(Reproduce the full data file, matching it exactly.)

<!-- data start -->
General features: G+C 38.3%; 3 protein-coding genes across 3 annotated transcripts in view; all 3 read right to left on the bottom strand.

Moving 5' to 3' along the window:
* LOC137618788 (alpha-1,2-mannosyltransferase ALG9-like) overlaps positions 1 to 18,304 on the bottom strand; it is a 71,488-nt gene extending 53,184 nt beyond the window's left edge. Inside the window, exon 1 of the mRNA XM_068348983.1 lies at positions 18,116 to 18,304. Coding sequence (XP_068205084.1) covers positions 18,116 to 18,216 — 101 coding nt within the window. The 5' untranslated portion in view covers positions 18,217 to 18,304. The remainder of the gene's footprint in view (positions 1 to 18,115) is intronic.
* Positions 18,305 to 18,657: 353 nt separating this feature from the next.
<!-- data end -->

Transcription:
General features: G+C 38.3%; 3 protein-coding genes across 3 annotated transcripts in view; all 3 read right to left on the bottom strand.

Moving 5' to 3' along the window:
* LOC137618788 (alpha-1,2-mannosyltransferase ALG9-like) overlaps positions 1 to 18,304 on the bottom strand; it is a 71,488-nt gene extending 53,184 nt beyond the window's left edge. Inside the window, exon 1 of the mRNA XM_068348983.1 lies at positions 18,116 to 18,304. Coding sequence (XP_068205084.1) covers positions 18,116 to 18,216 — 101 coding nt within the window. The 5' untranslated portion in view covers positions 18,217 to 18,304. The remainder of the gene's footprint in view (positions 1 to 18,115) is intronic.
* Positions 18,305 to 18,657: 353 nt separating this feature from the next.